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See also: Equipoise
- æquipoise (archaic)
- A state of balance; equilibrium.
- 1796, Edmund Burke, A Letter from the Right Honourable Edmund Burke to a Noble Lord, on the Attacks Made upon Him and His Pension, […], 10th edition, London: […] J. Owen, […], and F[rancis] and C[harles] Rivington, […], →OCLC:
- Government was unnerved, confounded, and in a manner suspended. Its equipoise was totally gone.
- 1878 January–December, Thomas Hardy, “The Figure against the Sky”, in The Return of the Native […], volume I, London: Smith, Elder, & Co., […], published 1878, →OCLC, book I (The Three Women), page 135:
- The words were not without emotion, and retained their level tone as if by a careful equipoise between imminent extremes.
- 1927–1929, M[ohandas] K[aramchand] Gandhi, “Raychandbhai”, in The Story of My Experiments with Truth: Translated from the Original in Gujarati, volumes (please specify |volume=I or II), Ahmedabad, Gujarat: Navajivan Press, →OCLC:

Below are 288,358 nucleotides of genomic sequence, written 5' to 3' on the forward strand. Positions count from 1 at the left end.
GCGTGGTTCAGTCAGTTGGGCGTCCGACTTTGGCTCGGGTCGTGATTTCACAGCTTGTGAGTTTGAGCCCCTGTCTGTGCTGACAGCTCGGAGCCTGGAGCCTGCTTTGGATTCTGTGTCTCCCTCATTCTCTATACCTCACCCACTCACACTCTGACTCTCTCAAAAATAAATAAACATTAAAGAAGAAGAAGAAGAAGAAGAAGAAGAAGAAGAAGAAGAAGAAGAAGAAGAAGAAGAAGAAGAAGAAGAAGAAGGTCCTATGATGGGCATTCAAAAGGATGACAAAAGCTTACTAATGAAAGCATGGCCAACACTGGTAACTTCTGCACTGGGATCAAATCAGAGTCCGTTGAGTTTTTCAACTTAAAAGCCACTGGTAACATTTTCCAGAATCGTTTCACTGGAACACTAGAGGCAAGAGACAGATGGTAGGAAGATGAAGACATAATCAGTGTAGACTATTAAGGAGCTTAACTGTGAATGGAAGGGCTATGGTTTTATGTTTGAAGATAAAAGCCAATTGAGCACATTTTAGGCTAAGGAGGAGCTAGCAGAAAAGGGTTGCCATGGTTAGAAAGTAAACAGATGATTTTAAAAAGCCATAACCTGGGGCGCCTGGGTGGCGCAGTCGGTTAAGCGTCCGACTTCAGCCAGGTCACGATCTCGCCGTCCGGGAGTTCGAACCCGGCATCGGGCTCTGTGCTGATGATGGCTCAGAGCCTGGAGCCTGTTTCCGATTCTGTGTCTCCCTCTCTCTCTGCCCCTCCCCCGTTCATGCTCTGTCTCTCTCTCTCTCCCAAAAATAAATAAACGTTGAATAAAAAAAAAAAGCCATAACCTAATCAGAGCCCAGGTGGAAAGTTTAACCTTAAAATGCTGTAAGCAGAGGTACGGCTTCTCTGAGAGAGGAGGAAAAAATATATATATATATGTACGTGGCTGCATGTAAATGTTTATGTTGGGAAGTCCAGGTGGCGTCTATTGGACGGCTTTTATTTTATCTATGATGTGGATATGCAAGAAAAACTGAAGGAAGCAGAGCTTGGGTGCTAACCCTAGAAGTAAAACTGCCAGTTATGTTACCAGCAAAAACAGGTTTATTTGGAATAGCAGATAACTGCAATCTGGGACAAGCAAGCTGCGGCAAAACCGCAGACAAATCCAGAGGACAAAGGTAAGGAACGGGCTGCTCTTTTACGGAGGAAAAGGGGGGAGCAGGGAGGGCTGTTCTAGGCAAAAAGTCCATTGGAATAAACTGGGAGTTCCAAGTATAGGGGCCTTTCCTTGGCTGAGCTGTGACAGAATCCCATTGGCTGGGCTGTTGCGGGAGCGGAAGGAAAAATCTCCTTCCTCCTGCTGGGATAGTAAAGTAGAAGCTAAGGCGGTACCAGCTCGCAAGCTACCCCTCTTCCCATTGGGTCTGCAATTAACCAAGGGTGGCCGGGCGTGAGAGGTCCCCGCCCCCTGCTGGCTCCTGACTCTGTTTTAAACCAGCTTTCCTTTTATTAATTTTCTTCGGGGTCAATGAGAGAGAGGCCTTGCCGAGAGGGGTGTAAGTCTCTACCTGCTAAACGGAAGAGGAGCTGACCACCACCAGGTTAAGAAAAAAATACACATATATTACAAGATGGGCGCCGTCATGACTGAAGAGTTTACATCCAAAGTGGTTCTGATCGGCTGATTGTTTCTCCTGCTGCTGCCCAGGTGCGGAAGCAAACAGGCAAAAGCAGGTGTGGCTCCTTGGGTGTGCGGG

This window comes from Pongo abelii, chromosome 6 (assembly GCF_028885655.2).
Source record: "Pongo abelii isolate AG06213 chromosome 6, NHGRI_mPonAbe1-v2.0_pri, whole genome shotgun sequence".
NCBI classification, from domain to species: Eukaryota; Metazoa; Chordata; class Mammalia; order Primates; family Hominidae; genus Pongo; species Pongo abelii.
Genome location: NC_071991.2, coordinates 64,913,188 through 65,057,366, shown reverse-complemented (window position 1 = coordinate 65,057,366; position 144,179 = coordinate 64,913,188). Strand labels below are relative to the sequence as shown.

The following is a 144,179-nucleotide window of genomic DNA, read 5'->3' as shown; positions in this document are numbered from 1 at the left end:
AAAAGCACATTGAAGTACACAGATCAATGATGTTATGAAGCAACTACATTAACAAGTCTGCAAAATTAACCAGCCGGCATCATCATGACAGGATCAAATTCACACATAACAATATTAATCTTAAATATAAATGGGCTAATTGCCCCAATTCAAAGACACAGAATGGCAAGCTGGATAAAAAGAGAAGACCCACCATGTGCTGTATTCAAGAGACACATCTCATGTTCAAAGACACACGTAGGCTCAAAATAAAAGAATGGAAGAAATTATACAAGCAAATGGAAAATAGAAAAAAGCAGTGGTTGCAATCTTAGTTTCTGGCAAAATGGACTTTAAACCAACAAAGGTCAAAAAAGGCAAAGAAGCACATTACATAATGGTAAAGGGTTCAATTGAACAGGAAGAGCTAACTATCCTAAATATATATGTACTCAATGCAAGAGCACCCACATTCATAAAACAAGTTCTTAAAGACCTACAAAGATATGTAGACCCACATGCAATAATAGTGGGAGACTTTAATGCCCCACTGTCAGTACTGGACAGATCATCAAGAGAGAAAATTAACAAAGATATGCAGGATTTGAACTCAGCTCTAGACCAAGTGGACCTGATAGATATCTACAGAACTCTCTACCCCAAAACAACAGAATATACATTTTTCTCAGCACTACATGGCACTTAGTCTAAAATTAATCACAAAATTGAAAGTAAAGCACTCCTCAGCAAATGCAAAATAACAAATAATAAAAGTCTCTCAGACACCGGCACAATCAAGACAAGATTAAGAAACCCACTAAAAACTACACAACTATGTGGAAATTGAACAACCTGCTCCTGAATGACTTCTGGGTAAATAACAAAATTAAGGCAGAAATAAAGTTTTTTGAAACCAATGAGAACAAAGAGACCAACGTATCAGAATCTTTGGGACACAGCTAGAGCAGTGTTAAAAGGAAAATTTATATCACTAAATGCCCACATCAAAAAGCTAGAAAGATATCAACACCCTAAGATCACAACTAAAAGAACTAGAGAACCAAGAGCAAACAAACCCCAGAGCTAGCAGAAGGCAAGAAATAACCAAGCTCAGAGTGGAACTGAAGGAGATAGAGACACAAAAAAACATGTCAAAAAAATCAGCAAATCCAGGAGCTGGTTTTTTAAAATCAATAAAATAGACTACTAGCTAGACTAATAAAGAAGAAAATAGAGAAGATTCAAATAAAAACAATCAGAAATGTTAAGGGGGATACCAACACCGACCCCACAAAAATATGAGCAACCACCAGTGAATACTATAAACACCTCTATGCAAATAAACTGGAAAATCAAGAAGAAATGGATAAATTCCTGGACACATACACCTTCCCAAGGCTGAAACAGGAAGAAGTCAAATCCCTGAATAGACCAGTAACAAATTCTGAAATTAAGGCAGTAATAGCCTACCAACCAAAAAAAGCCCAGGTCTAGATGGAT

- And I saw him thus absorbed in godly pursuits in the midst of business, not once or twice, but very often. I never saw him lose his state of equipoise.
- 2021, Ronald Mann, Justices to consider awards of costs of appellate litigation, SCOTUSblog (Apr. 20, 2021)
- To my mind, the textual arguments in this case are close to equipoise.
- A counterbalance.
- (transitive) To act or make to act as an equipoise.
- (transitive) To cause to be or stay in equipoise.
(Can we add an example for this sense?)
act or make to act as equipoise